Even homeowners who’ve successfully sold their place can be plagued by the shoulda-coulda-wouldas—meaning that, looking back, they wish they’d done certain things differently. Sometimes very differently. Regret can be a beast. One with teeth.
The silver lining? We got these remorseful souls to tell us their stories so that you, future home seller, can learn from their mistakes! Read this rueful list of home sellers’ biggest regrets—and take note when the time arises for you to put your own place on the market.
Regret No. 1: Not fully preparing the place
Serious about selling your home? Spiff it up, stat! Recent seller Kim Maggio admits that she didn’t focus on making cosmetic changes before putting her Haverhill, MA, house on the market and wishes that she had.
“I didn’t spend enough time prepping our house for sale—purging, staging, or doing small repair projects,” she says. “And I regret not planning ahead or getting real about what had to be done, because it ended up dragging out the home-selling process—in terms of finding a buyer and negotiating repairs—costing me precious time and money.”
Regret No. 2: Making the property too perfect
On the other hand don’t go overboard, either. When Jen Mason and her husband sold their Denver condo in order to buy their neighbor’s bigger apartment across the courtyard, she put extra energy into leaving the property in pristine condition.
“But why did we care about patching every nail hole, making the place look flawless, and leaving behind our beloved custom window coverings?” she gripes. “Our buyer was an older single woman who really just wanted to live in our neighborhood. All of our efforts had all been a waste.”
It’s possible to make your home look too perfect. Terry J Alcorn/Getty Images
Regret No. 3: Staying in contact after the sale
Always do your best to keep things “just business,” Mason advises sellers. She didn’t, and is still kicking herself for it.
“Since we only moved across the street, we availed ourselves to the buyer for questions,” the Denver homeowner explains. “And she called us for at least a year on a regular basis whenever she couldn’t figure out how something worked: the house alarm, air filter, fire alarm, window screens, and on and on. It was as though my husband became her personal handyman!”
Despite their best efforts to remain friendly in the tight-knit community, she admits, “we eventually tired of her calls and stalled on our response time until she finally stopped reaching out.”
Regret No. 4: Trying to sell without an agent
“We tried to sell our home without using an agent and soon realized that in our market, and it didn’t quite work out,” says Boston-area homeowner Rebecca Addison. The approach “wasn’t really accepted by the buyer’s Realtors®, who often questioned our price point, which made things difficult.”
So she ditched the for-sale-by-owner approach and wound up enlisting a Realtor after all. “I wish we had just done it right away, because instead it set us back at least a month if not more,” she says. “And in that time people moved on and the market changed. I think we might have missed out on a better sale.”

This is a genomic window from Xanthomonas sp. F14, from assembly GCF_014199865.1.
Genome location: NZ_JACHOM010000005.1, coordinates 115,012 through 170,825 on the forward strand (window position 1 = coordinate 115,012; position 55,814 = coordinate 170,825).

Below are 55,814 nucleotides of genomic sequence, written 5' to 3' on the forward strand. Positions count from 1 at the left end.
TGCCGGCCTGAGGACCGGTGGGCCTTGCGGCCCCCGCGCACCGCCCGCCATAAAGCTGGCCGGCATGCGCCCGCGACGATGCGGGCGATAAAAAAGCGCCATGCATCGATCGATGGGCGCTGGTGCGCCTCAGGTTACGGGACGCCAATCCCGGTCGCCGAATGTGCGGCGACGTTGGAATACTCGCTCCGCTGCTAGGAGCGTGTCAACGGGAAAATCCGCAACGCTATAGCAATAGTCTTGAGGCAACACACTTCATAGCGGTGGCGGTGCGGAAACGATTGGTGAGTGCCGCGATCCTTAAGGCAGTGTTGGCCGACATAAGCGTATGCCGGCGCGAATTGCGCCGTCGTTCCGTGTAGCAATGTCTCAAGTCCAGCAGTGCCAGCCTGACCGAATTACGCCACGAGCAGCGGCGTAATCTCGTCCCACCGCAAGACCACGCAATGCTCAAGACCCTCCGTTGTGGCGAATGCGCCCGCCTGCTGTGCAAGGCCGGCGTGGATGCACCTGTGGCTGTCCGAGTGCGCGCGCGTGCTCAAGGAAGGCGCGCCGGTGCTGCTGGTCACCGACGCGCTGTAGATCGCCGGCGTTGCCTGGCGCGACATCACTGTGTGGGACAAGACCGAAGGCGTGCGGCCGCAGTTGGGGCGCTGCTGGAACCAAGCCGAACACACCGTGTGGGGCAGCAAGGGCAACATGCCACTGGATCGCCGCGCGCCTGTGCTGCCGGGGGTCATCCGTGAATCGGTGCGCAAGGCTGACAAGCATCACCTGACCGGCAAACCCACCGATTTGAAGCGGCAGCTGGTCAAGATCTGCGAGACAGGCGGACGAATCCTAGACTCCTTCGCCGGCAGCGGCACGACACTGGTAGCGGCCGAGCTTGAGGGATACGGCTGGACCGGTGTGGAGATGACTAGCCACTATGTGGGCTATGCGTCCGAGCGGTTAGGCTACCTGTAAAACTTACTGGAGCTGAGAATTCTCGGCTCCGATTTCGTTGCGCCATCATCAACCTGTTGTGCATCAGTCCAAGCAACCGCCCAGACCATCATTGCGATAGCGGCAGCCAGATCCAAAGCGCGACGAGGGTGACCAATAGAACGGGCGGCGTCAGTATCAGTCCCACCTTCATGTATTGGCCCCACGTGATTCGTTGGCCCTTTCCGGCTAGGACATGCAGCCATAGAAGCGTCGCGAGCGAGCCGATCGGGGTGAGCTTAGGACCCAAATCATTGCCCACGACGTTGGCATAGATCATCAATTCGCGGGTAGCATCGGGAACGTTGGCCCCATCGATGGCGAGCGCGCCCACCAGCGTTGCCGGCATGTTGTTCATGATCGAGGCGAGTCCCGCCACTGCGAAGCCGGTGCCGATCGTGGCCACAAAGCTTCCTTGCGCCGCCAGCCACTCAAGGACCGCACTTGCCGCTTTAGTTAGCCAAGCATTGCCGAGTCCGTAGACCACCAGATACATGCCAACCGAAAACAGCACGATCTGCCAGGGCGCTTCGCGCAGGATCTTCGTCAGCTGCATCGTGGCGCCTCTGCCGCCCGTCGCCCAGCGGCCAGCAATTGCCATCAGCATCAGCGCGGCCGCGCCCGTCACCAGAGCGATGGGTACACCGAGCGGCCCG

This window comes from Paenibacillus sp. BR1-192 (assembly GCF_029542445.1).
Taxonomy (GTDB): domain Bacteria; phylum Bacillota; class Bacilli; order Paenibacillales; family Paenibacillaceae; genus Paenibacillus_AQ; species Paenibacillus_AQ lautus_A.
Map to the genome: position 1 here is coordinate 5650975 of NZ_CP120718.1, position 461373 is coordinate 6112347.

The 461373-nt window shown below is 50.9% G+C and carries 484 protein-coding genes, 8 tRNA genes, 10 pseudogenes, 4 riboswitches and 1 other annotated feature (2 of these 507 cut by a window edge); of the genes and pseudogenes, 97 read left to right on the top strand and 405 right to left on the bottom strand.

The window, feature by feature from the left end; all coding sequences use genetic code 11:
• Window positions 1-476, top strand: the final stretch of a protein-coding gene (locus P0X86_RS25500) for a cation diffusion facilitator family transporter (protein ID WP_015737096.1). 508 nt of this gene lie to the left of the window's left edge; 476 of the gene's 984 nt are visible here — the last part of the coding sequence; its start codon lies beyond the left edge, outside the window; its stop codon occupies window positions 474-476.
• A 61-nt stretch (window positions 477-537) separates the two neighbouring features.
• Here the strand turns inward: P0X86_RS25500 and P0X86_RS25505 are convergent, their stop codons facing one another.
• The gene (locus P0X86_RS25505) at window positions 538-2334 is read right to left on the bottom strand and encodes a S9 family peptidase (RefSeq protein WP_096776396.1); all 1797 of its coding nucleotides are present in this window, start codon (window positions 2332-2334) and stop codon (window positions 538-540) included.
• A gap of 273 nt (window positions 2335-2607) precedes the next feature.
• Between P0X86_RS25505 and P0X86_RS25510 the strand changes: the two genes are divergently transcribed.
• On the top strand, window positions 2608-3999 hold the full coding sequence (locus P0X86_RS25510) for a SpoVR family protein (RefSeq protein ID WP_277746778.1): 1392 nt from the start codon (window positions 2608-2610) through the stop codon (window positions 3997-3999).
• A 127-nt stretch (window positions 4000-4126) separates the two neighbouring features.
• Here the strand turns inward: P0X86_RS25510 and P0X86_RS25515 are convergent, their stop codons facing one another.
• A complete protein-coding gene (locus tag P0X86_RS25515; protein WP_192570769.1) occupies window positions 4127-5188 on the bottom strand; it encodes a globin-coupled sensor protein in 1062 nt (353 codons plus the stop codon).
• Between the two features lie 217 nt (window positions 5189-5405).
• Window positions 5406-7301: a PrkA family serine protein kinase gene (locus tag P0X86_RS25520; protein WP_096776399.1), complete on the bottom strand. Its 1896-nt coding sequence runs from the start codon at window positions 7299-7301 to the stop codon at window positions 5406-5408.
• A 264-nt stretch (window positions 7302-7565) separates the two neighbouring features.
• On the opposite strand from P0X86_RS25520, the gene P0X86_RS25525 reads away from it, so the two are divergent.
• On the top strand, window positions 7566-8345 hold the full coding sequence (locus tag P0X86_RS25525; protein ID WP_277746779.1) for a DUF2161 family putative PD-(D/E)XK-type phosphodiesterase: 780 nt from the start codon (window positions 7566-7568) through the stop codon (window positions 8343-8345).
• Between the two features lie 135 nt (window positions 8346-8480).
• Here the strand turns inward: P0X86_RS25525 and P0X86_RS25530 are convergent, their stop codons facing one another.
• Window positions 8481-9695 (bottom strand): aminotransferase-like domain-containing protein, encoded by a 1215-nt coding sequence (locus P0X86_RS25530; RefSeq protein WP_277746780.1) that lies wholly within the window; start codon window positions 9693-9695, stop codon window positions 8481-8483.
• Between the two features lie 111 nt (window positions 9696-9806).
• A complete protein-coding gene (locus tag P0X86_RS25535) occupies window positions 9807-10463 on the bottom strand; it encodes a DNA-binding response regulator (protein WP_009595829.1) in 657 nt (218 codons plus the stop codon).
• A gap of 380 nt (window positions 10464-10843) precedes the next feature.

Selling your house without a Realtor could be a risky proposition. IPGGutenbergUKLtd/iStock
Regret No. 5: Caving to a buyer’s whims
Addison also learned the hard way that it doesn’t pay to bend over backward, sideways, and into intriguing pretzel shapes for a demanding buyer.
“Our buyer was really difficult and wanted us to give on so many items,” she says. “We also agreed to give the buyer money toward updating the roof so we were very frustrated on the day of closing when he wanted even more.”
Addison stood firm, and after a few hitches the sale continued thanks to an agreement between the Realtors to appease the buyer by reducing their commission.
“I found myself resentful that the buyer got away with that and got the house,” she says. “Especially when I can see for myself that he hasn’t completed any roof work in the past five years.”
Regret No. 6: Skipping the staging
“I really regret not paying the money to stage my apartment right off the bat,” confesses Chicago homeowner Rachel Bertsche. Hoping to save on expenses since she’d already bought and moved into a different home with her family, Bertsche skipped that step until it was too late.
“The money that it cost us owning the apartment longer was far more than the price it eventually cost to stage it.” That jibes with the stats on staging, in fact. Professionally staged properties spend 73% less time on the market.
Regret No. 7: Jumping at the first offer
Antsy to exit her Washington, DC, condo, Aimee Agresti and her husband acted with their hearts rather than their heads. More than a year later, she regrets it.
“We were so anxious to move, we accepted the first offer for our apartment before it even went on the market,” she confesses. “We went for it because we thought it was quick and easy, but I can’t but help think it would have been able to get much more if we’d just taken a breath.”
Regret No. 8: Picking a buyer based only on money
Valerie Blanchard dreamed of finding a buyer who’d love her bucolic Nashua, NH, property as much as she did.
“Our goal was to sell that house to a family who’d maintain it well, since it was big and in a beautiful neighborhood,” says Blanchard, who downsized to a more urban area. But she took the best deal on the table. Later, “when I drove by, I saw that their promise to care for it didn’t actually happen. It’s so disappointing and disheartening, looking back at all the work we did, the labor, the love, the hours contemplating grass seed and bushes gone to pot!”
She advises others to follow their instincts when it comes to choosing a buyer.
“It was a seller’s market when we listed the house, and we had multiple offers, so I should have held out when my gut said that these buyers won’t love the house like we do,” she says. “But I didn’t. And now when we drive by the old house, I cringe every single time.”